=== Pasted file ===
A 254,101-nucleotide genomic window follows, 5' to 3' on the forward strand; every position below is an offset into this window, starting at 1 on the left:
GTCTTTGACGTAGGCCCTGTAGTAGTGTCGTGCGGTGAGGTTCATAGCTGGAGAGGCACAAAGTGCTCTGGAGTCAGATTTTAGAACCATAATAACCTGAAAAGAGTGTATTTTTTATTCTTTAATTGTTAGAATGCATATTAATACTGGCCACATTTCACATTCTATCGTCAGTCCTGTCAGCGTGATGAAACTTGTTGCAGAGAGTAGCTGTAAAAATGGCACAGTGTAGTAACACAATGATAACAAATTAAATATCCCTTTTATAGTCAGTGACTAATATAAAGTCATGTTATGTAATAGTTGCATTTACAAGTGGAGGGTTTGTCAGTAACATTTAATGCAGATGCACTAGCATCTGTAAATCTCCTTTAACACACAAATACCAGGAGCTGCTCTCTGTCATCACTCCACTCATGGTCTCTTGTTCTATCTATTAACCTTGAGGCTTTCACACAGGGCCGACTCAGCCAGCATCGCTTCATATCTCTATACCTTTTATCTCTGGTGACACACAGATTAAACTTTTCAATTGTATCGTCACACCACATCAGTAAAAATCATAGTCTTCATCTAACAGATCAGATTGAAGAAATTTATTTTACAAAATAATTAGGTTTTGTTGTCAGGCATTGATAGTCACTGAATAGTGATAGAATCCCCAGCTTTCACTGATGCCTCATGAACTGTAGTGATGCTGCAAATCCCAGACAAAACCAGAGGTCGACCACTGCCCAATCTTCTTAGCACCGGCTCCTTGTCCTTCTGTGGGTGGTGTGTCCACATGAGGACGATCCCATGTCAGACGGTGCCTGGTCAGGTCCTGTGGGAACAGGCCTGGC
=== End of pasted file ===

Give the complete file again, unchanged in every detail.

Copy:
A 254,101-nucleotide genomic window follows, 5' to 3' on the forward strand; every position below is an offset into this window, starting at 1 on the left:
GTCTTTGACGTAGGCCCTGTAGTAGTGTCGTGCGGTGAGGTTCATAGCTGGAGAGGCACAAAGTGCTCTGGAGTCAGATTTTAGAACCATAATAACCTGAAAAGAGTGTATTTTTTATTCTTTAATTGTTAGAATGCATATTAATACTGGCCACATTTCACATTCTATCGTCAGTCCTGTCAGCGTGATGAAACTTGTTGCAGAGAGTAGCTGTAAAAATGGCACAGTGTAGTAACACAATGATAACAAATTAAATATCCCTTTTATAGTCAGTGACTAATATAAAGTCATGTTATGTAATAGTTGCATTTACAAGTGGAGGGTTTGTCAGTAACATTTAATGCAGATGCACTAGCATCTGTAAATCTCCTTTAACACACAAATACCAGGAGCTGCTCTCTGTCATCACTCCACTCATGGTCTCTTGTTCTATCTATTAACCTTGAGGCTTTCACACAGGGCCGACTCAGCCAGCATCGCTTCATATCTCTATACCTTTTATCTCTGGTGACACACAGATTAAACTTTTCAATTGTATCGTCACACCACATCAGTAAAAATCATAGTCTTCATCTAACAGATCAGATTGAAGAAATTTATTTTACAAAATAATTAGGTTTTGTTGTCAGGCATTGATAGTCACTGAATAGTGATAGAATCCCCAGCTTTCACTGATGCCTCATGAACTGTAGTGATGCTGCAAATCCCAGACAAAACCAGAGGTCGACCACTGCCCAATCTTCTTAGCACCGGCTCCTTGTCCTTCTGTGGGTGGTGTGTCCACATGAGGACGATCCCATGTCAGACGGTGCCTGGTCAGGTCCTGTGGGAACAGGCCTGGC